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Out-of-State Endorsement FAQ
Frequently Asked Questions About Out-of-State Endorsements
1. Does Colorado have license "reciprocity"?
Licenses never directly "transfer" to Colorado from other states or countries. While you may have heard the term "reciprocity" in reference to applicants who hold an out-of-state or out-of-country education license, the bottom line is that you must hold a valid Colorado educator license to work in Colorado public schools, and you cannot qualify for a Colorado educator license if you do not meet or exceed Colorado's requirements for the license you are seeking. That being said, Colorado licensing law does allow for some beneficial flexibility in the credential types that may be issued to educators who are licensed in other states or countries. For more information please visit our resource page.
2. What is an Interim Authorization?
If you hold or are eligible to hold a license in another state, Colorado state statute allows for an interim authorization to be issued when an applicant does not meet Colorado standards for the issuance of a standard license. This authorization is issued for one year, and gives the out-of-state applicant time to take and pass the appropriate Colorado content exam, if required. It is renewable once. This will be issued to you if you apply for an initial license, but have circumstances similar to those listed below. This does not apply to Special Service Providers.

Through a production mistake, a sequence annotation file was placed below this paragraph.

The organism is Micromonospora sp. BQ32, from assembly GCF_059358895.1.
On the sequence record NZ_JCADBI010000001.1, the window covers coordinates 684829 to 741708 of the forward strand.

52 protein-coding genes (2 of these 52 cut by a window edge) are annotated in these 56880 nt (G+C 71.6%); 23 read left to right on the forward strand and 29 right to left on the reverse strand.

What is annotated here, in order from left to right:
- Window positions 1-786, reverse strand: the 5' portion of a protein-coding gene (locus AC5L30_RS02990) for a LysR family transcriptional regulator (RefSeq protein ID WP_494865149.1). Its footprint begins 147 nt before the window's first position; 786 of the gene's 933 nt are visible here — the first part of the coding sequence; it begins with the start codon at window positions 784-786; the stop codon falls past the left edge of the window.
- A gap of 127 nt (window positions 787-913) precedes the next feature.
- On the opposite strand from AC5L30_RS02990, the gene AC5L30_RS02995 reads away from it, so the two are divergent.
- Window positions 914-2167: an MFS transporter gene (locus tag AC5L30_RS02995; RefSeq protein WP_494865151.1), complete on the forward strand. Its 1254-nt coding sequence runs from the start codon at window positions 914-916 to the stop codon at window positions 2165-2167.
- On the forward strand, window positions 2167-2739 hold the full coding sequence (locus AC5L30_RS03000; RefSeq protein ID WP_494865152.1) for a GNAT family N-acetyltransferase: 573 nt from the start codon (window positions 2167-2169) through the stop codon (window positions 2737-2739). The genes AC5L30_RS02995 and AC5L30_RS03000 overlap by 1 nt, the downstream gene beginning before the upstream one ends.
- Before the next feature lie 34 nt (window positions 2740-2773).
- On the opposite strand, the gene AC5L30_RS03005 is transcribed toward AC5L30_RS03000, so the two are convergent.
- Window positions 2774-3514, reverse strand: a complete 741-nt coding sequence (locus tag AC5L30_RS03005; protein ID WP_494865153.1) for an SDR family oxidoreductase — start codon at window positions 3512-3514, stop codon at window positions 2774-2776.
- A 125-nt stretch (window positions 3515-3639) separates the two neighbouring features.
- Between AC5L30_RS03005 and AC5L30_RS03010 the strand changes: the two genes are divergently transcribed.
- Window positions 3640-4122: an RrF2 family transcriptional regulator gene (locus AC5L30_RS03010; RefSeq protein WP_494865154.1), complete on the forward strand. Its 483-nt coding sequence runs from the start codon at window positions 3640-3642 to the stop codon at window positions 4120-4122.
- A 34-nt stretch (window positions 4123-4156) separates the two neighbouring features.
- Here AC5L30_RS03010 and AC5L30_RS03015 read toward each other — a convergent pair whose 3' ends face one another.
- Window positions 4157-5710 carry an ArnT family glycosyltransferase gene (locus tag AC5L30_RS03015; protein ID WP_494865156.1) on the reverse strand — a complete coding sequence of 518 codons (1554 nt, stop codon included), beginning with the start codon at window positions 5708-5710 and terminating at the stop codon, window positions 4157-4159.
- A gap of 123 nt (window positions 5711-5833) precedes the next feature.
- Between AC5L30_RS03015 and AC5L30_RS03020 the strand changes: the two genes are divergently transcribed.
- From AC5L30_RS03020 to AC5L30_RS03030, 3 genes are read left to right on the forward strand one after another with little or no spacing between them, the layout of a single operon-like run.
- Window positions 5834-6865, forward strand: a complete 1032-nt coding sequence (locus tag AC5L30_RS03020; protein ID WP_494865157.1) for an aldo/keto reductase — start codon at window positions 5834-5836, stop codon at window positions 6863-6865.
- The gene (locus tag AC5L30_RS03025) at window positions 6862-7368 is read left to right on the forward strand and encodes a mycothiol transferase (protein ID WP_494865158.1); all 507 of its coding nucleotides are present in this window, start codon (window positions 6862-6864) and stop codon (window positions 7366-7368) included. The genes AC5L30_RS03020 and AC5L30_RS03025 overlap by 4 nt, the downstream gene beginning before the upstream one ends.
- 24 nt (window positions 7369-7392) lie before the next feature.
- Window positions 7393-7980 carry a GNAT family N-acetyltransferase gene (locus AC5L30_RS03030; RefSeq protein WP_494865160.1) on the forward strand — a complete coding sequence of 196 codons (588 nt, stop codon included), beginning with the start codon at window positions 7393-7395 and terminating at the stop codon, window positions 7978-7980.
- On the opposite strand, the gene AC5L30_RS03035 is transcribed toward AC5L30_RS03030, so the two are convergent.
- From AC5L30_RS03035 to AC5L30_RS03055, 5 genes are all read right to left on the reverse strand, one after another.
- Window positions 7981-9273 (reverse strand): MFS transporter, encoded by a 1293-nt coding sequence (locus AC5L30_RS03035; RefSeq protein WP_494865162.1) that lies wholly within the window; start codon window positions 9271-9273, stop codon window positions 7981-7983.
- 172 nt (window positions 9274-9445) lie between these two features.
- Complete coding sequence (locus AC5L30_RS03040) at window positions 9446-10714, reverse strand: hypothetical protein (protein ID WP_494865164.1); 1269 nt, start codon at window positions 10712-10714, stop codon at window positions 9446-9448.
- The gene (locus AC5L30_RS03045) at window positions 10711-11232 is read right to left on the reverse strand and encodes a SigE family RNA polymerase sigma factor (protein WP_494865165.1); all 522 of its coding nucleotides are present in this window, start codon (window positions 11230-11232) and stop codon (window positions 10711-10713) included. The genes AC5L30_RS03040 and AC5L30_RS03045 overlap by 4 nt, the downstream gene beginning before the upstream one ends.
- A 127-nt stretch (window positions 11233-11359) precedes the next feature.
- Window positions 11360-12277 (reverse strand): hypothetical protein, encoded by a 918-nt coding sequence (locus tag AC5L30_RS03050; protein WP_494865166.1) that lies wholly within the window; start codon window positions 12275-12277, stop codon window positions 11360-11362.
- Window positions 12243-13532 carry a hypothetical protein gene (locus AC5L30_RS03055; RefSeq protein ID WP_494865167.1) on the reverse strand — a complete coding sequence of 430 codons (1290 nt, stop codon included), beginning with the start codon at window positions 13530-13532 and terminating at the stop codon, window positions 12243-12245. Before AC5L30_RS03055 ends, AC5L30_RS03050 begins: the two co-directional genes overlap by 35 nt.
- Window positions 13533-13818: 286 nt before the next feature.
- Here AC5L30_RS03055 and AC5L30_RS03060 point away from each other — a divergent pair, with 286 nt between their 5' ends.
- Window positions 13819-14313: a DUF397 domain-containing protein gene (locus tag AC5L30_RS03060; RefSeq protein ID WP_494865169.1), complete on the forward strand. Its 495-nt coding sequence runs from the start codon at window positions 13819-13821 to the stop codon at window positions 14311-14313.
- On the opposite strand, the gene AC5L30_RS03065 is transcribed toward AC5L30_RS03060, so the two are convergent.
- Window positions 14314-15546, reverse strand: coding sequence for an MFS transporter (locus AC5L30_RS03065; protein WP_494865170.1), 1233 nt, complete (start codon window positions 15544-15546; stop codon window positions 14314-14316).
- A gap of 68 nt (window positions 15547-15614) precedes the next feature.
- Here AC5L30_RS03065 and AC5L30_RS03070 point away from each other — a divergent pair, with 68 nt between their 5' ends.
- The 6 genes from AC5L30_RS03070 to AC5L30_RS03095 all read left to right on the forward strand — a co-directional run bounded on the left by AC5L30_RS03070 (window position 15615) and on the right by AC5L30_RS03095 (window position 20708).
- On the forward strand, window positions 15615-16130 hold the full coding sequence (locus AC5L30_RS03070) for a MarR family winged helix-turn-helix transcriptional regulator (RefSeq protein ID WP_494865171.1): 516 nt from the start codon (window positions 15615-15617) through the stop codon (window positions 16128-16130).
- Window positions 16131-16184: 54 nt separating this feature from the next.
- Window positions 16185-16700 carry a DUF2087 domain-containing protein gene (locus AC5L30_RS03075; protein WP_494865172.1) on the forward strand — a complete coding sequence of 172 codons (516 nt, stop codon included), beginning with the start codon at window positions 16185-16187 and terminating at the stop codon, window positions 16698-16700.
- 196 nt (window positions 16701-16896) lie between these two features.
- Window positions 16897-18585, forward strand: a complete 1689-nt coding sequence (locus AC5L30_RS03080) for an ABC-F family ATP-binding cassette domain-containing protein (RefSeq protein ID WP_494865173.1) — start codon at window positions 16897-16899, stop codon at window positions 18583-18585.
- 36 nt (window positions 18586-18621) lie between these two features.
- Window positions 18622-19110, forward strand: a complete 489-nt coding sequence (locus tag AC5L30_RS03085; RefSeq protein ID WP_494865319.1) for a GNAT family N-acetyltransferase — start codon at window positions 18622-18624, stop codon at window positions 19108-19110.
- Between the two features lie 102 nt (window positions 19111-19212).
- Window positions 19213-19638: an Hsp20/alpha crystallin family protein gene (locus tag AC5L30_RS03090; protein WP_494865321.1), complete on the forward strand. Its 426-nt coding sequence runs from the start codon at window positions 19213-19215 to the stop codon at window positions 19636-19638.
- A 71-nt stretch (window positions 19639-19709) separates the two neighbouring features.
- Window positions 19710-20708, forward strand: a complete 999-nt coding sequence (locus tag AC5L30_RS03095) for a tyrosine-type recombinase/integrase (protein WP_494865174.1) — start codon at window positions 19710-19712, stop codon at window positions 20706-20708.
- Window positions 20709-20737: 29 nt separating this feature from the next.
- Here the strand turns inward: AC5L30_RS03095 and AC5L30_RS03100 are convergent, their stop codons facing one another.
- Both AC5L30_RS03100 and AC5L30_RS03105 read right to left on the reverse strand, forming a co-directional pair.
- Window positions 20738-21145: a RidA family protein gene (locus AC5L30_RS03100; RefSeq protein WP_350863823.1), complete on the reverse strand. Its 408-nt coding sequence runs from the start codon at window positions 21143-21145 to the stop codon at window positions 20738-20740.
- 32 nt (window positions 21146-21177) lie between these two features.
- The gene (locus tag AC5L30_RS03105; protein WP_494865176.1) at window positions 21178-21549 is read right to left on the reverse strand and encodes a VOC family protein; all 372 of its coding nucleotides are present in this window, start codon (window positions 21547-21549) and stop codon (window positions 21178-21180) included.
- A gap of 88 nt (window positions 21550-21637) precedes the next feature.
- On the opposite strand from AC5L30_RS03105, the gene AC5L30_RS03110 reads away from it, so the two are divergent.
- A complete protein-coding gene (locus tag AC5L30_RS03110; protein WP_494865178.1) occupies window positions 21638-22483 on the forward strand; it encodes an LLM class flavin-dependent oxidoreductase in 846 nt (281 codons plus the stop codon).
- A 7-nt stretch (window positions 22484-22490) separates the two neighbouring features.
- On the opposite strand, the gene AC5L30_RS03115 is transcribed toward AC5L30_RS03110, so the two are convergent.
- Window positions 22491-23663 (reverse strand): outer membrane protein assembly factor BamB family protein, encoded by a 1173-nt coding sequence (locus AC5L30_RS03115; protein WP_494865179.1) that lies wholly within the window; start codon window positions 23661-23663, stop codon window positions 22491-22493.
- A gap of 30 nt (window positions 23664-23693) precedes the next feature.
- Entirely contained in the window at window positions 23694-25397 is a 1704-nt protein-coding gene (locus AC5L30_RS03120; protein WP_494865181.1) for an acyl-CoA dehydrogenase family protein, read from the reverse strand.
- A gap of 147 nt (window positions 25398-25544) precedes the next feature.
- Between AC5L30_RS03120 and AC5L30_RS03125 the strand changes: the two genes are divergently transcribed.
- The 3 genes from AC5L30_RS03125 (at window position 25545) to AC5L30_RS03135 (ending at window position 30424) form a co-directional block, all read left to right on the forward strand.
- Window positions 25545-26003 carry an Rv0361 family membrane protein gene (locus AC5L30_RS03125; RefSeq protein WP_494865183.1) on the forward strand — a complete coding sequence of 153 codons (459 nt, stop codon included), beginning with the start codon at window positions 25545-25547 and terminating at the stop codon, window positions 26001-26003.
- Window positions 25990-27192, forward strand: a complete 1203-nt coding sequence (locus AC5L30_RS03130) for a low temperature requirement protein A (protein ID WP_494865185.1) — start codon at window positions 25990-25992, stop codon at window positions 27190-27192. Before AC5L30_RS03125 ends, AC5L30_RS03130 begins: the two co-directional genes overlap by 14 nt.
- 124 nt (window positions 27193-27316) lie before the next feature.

3. I have an ESL/TESOL endorsement or something similar on my out-of-state license, with no other endorsements. What do I do?
Colorado’s version of an ESL endorsement is the Culturally and Linguistically Diverse Education endorsement. This endorsement does not stand alone and you must have 24 semester hours as outlined on our worksheet, and we will ask you to take and pass a content exam in another content area, so that we may issue you a license with both endorsements. Most applicants opt to take and pass the Colorado-approved content exam for elementary education (PRAXIS #5001).
4. I have a middle grades endorsement. How does this translate to a Colorado license?
Colorado offers a Middle School Mathematics (grades 6-8) endorsement only. If you hold a middle-level endorsement in any other content area, we will issue a license with either a grades K-6 specialization, grades 7-12 specialization or grades K-12 specialization (dependent on the content area). If you are an applicant with a grades 4-8 specialization, or something similar, we will give you three options:
1. Elementary endorsement, which will qualify you for grades K-6. If you have a degree in elementary education and have more than three years of continuous licensed teaching experience, you may obtain this endorsement with no content exam. Otherwise, you must take the approved Colorado content exam in Elementary Education.